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My Dissertation Now Online (Plus some Thoughts on Polishing)

My doctoral dissertation, Systemic Perspectives on Information in Physically Performed Role-play was published online today, without two of the articles. Those are still copyrighted by Sage, and will be added to the pdf next August, when the embargo period ends. The defence is at the University of Tampere, Finland, at noon, on October 18th.

Looking back at the dissertation, and my other recent works, I have come to understand that I suck at final wrap-ups of my texts. When I think something is finished, I can't bear to look at it with any thoroughness any longer. That's a very bad thing, when combined with how a lot of publishers do sloppy work and leave it for the author to correct their errors. I don't furthemore like reference-checking software, as it doesn't fit my writing style, and my experiences with proofreaders over the years have left me distrustful of them (too many try changing content along with language corrections, doing more harm than good). So I do things by myself, leading inevitably to some typos getting past me. So too here. As soon as things come out from the press, I start seeing all the errors I missed, once more, with annoying clarity.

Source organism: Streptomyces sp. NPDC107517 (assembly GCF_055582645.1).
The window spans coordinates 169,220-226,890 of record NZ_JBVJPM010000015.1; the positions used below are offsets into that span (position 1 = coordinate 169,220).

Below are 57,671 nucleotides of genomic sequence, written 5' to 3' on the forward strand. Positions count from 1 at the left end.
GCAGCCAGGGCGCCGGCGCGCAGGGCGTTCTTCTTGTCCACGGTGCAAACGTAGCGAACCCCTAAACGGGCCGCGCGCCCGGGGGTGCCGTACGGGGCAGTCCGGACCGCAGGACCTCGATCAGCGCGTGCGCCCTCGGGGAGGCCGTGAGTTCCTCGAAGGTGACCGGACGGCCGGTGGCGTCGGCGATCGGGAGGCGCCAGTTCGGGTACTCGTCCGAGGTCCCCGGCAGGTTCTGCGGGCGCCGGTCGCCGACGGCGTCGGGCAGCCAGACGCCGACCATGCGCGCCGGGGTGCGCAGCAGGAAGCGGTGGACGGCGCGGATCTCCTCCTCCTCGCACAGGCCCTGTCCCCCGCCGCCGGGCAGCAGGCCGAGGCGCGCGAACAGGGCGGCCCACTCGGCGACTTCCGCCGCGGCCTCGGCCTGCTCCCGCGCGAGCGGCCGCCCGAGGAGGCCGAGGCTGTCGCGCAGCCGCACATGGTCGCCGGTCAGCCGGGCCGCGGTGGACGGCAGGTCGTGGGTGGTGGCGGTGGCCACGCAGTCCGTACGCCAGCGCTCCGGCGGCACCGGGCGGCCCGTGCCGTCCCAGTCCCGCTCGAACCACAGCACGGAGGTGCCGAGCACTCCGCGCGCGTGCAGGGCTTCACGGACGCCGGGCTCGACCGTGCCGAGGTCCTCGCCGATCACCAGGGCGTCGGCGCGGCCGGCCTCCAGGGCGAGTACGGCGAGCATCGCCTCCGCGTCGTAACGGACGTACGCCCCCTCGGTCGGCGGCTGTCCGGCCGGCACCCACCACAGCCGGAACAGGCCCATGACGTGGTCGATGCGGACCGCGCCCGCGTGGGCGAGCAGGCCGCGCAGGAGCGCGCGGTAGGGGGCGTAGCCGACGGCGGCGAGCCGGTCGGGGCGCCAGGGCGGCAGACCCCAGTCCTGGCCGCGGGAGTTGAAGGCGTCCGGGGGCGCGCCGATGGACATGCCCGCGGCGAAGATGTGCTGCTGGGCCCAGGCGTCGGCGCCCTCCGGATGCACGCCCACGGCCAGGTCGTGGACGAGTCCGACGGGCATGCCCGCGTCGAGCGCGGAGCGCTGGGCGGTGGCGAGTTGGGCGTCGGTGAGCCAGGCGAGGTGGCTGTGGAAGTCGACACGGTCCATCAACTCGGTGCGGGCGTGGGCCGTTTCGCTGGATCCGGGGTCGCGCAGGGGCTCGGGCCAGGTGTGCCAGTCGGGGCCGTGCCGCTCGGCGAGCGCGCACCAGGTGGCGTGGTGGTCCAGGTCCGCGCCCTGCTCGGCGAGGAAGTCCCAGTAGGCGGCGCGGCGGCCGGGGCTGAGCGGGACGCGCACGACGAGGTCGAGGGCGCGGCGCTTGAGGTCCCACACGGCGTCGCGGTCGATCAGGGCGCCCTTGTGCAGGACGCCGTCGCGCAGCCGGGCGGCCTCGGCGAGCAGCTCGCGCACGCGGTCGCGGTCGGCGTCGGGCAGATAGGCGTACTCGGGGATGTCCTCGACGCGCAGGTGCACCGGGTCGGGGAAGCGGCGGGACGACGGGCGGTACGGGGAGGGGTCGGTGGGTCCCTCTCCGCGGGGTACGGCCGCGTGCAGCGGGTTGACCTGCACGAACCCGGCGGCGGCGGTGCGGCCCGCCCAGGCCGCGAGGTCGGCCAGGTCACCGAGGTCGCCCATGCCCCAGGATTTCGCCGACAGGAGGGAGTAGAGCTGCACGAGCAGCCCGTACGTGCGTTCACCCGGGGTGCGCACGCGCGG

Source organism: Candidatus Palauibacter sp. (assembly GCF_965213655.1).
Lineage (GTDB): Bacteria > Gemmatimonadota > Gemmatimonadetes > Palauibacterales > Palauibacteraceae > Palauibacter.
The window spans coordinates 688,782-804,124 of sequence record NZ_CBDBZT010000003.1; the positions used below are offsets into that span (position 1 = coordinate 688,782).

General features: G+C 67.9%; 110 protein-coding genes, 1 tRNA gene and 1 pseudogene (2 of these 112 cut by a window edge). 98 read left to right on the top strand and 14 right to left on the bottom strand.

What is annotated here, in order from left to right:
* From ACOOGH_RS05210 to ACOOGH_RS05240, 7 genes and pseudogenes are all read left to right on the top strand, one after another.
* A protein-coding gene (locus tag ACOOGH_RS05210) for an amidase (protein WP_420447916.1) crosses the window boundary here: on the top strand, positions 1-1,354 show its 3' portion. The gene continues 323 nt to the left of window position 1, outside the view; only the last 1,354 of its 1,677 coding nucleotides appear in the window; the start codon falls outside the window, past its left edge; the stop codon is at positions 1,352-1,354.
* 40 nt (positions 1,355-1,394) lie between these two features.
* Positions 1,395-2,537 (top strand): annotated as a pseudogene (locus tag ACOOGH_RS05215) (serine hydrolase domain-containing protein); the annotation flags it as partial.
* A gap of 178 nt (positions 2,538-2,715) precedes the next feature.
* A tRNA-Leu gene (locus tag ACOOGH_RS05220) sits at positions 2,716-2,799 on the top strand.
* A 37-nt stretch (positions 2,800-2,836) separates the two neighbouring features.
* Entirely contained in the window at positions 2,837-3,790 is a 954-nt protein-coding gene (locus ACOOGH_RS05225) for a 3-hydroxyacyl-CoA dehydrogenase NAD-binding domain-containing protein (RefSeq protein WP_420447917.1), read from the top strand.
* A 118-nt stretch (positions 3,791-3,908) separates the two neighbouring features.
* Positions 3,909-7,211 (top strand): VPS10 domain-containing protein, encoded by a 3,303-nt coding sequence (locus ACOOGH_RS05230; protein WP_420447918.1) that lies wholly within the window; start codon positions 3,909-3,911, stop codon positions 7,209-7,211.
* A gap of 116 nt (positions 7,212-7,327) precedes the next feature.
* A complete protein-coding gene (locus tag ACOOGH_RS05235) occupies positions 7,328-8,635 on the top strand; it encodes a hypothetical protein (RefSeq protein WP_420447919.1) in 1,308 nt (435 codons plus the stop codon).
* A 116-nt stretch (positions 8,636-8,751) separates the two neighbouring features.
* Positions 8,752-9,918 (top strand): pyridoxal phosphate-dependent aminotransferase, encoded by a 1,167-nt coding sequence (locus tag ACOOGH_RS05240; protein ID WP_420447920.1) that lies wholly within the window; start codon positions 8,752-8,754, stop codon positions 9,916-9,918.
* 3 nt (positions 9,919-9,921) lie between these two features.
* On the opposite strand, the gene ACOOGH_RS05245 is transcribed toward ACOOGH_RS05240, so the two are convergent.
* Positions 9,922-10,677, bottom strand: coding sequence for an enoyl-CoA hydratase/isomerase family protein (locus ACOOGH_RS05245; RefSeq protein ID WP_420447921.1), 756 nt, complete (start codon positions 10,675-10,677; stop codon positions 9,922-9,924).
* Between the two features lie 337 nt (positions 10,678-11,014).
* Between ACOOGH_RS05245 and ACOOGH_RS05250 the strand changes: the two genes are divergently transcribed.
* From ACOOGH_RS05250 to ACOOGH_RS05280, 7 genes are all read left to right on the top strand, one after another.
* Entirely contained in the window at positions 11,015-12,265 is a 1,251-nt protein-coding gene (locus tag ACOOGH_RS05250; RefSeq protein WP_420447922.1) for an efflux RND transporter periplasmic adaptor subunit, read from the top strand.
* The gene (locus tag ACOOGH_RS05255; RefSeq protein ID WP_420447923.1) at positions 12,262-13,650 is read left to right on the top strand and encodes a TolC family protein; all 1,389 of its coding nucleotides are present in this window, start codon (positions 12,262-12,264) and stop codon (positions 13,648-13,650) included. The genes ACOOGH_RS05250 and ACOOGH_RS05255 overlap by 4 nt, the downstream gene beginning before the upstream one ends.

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    A Winged Victory for the Sullen - s/t
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Montola's Diss, Now Online.

Markus Montola's doctoral dissertation, On the Edge of the Magic Cirle: Understanding Role-playing and Pervasive Games, which I reviewed some time ago here is now online. Here's the link to that completely free piece of essential role-playing research. Go read.
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    Massive Attack - Mezzanine
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Book Review: Immersive Gameplay (2012).

After a long wait, Immersive Gameplay: Essays on Participatory Media and Role-Playing, edited by Evan Torner and William J. White, is finally in my hands. I co-authored one chapter in it, due to which I won't be posting a review on Amazon, just here. McFarland, as a publisher, isn't always exactly as academic as it claims to be, but in the case of this book the authors have done a very good job at balancing layman-friendly with a suitably academic approach.